Saturday, November 10, 2012

Footnotes vs. endnotes

If there's one thing reading in Hebrew has taught me, it's the value of a properly placed footnote. Unlike English, where footnotes are almost exclusively reserved for nonfiction or particularly whimsical books (Jonathan Stroud, Terry Pratchett, I am looking at you!), footnotes are fairly common in Hebrew translated literature, as a means of bridging the typically wide gap between cultures. This can lead to some fairly boring translations (translations of tatami are unnervingly common...), but occasionally provides interesting information on play-on-words, or locations, or... anything else.

I realized a few years back - I like footnotes. I know: technically they break the flow of the story, they can be unnecessary, they can be randomly specific or absurdly vague... But overall, I've found footnotes to be extremely useful in certain cases. They are easy to read if I want, easy to ignore if I don't, and their benefits overall outweigh any of their detriments.

Endnotes, on the other hand... I do not like endnotes. Here's why:

  1. They appear only in classics.
  2. They are usually about historical cultural differences, usually plot irrelevant.
  3. They are impossible to read within the flow of the story.
For example: I was reading Middlemarch a month ago (I will discuss it soon, I promise!). My edition has these long, bizarrely detailed endnotes about the most random details. They didn't add anything and were just entirely unnecessary. At some point I stopped reading them. So what's the point? This has happened to me many, many times and I just don't understand it. The only justification I can find for endnotes versus footnotes is in the case when they're long and even then, sometimes it'd probably be better if the notes themselves were shorter. Is this just a personal thing? What do you think - footnotes or endnotes? Or nothing at all?


  1. I actually prefer endnotes. I usually go to them after a chapter (or a few chapters), rather than interrupt my reading. For example, when I read Trollope's books, I usually go for four-chapter chunks, then catch up on the endnotes after finishing reading (unless there's something I really think I might need to know there and then).

    1. But how do you remember what the context is? If I go back to the endnotes at the end of a chapter, I never understand what they're referencing...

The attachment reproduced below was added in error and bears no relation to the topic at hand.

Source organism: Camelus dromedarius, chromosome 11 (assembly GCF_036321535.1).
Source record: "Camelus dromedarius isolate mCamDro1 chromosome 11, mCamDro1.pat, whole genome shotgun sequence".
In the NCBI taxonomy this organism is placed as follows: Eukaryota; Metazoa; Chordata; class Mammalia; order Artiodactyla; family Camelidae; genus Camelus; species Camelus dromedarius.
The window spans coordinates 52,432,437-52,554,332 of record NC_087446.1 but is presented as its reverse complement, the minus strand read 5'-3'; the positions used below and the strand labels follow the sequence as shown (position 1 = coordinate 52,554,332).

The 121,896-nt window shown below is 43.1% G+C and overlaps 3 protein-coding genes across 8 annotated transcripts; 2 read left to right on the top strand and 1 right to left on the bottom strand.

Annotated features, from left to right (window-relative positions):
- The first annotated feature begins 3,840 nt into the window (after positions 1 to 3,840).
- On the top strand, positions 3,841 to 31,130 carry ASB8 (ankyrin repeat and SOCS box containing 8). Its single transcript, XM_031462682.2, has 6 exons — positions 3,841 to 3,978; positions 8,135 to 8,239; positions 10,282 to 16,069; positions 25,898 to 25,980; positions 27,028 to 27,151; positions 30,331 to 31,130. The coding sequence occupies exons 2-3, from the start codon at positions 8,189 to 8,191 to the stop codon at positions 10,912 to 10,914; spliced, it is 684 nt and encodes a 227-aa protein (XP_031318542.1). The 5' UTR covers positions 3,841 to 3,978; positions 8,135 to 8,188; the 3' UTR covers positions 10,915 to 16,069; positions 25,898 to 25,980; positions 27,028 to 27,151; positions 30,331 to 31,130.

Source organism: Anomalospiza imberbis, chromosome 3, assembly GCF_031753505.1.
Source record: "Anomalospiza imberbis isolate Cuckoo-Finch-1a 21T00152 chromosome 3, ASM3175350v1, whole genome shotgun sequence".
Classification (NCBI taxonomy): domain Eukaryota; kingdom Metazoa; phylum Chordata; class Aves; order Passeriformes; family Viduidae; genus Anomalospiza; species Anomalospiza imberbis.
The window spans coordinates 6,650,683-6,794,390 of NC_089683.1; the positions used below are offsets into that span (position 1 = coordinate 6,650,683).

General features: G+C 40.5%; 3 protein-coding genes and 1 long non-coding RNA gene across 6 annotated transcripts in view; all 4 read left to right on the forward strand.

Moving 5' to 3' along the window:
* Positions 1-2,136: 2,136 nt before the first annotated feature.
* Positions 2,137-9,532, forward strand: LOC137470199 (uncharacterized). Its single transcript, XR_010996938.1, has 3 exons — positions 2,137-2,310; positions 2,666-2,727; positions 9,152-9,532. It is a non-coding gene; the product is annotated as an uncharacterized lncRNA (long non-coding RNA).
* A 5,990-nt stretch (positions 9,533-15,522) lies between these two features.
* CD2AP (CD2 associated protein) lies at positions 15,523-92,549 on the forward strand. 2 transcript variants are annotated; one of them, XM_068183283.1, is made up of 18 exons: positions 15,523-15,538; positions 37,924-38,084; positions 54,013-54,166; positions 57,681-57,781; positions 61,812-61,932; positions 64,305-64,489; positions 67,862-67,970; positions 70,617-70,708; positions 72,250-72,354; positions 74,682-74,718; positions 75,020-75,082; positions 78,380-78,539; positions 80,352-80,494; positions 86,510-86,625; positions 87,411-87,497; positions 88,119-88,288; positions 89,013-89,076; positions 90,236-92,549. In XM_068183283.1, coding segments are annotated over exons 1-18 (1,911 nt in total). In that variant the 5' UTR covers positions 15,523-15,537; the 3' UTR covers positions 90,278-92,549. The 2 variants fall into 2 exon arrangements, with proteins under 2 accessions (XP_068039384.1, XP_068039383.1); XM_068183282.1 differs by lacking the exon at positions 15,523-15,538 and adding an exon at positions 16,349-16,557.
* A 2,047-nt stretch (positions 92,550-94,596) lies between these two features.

2. I think that with Victoriana, I've read so many that it's more a reminder than new info ;)

  2. I like footnotes better in a physical book, but in an e-book it's okay either way. One of the things I love about ebooks is that the foot/endnotes are hyperlinked, so you can click to look at them and then click back without worrying about losing your place.

    However UGH I really hate editions of classics that have such uninformative notes. I love reading notes that will give me good information, and it's such a disappointment to chase down an endnote only to have it say something like "A chaise is a kind of carriage".

  3. I was going to make exactly the opposite point to Jenny because in the early Terry Pratchett books the footnotes become endnotes and you can't easily return to your place unless you've remembered to bookmark it. And I always want to read both footnotes and endnotes. They so often lead you down interesting byways that you might never otherwise have considered, dropping in ideas that the writer hasn't thought were quite well developed enough to be part of the main 'narrative' but which are just too tempting to leave out. Sometimes, the best bits are in the footnotes.

  4. Footnotes. I tend to ignore endnotes unless I'm feeling particularly studious. If they're on the same page I can't ignore them so I get more out of them.


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